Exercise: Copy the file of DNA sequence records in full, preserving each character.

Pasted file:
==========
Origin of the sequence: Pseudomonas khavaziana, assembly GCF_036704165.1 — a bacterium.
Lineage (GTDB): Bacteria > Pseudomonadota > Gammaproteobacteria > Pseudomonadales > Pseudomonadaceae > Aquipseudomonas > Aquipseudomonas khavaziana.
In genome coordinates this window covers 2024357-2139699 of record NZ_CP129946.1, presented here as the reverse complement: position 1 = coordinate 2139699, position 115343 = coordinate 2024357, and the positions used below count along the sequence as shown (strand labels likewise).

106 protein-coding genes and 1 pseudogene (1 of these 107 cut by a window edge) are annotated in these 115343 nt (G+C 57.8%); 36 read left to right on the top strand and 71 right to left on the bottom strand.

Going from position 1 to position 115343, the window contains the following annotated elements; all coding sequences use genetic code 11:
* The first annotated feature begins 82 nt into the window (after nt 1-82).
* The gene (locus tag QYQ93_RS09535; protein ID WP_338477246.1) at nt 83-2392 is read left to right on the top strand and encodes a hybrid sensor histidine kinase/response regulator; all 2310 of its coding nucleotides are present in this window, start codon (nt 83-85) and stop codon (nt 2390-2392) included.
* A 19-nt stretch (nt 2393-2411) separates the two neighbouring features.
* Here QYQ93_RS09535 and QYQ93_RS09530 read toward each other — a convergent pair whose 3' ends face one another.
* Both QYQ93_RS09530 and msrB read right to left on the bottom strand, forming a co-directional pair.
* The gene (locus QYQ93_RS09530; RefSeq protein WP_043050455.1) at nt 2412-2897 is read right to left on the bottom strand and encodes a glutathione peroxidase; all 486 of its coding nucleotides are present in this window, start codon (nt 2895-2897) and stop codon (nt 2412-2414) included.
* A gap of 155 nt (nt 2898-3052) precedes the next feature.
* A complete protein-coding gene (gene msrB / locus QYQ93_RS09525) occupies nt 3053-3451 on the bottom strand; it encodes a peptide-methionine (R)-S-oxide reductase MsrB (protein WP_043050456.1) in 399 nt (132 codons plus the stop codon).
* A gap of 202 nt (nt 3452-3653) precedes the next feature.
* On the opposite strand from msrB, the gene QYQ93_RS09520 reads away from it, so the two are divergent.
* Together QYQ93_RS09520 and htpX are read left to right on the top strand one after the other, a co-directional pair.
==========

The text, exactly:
Origin of the sequence: Pseudomonas khavaziana, assembly GCF_036704165.1 — a bacterium.
Lineage (GTDB): Bacteria > Pseudomonadota > Gammaproteobacteria > Pseudomonadales > Pseudomonadaceae > Aquipseudomonas > Aquipseudomonas khavaziana.
In genome coordinates this window covers 2024357-2139699 of record NZ_CP129946.1, presented here as the reverse complement: position 1 = coordinate 2139699, position 115343 = coordinate 2024357, and the positions used below count along the sequence as shown (strand labels likewise).

106 protein-coding genes and 1 pseudogene (1 of these 107 cut by a window edge) are annotated in these 115343 nt (G+C 57.8%); 36 read left to right on the top strand and 71 right to left on the bottom strand.

Going from position 1 to position 115343, the window contains the following annotated elements; all coding sequences use genetic code 11:
* The first annotated feature begins 82 nt into the window (after nt 1-82).
* The gene (locus tag QYQ93_RS09535; protein ID WP_338477246.1) at nt 83-2392 is read left to right on the top strand and encodes a hybrid sensor histidine kinase/response regulator; all 2310 of its coding nucleotides are present in this window, start codon (nt 83-85) and stop codon (nt 2390-2392) included.
* A 19-nt stretch (nt 2393-2411) separates the two neighbouring features.
* Here QYQ93_RS09535 and QYQ93_RS09530 read toward each other — a convergent pair whose 3' ends face one another.
* Both QYQ93_RS09530 and msrB read right to left on the bottom strand, forming a co-directional pair.
* The gene (locus QYQ93_RS09530; RefSeq protein WP_043050455.1) at nt 2412-2897 is read right to left on the bottom strand and encodes a glutathione peroxidase; all 486 of its coding nucleotides are present in this window, start codon (nt 2895-2897) and stop codon (nt 2412-2414) included.
* A gap of 155 nt (nt 2898-3052) precedes the next feature.
* A complete protein-coding gene (gene msrB / locus QYQ93_RS09525) occupies nt 3053-3451 on the bottom strand; it encodes a peptide-methionine (R)-S-oxide reductase MsrB (protein WP_043050456.1) in 399 nt (132 codons plus the stop codon).
* A gap of 202 nt (nt 3452-3653) precedes the next feature.
* On the opposite strand from msrB, the gene QYQ93_RS09520 reads away from it, so the two are divergent.
* Together QYQ93_RS09520 and htpX are read left to right on the top strand one after the other, a co-directional pair.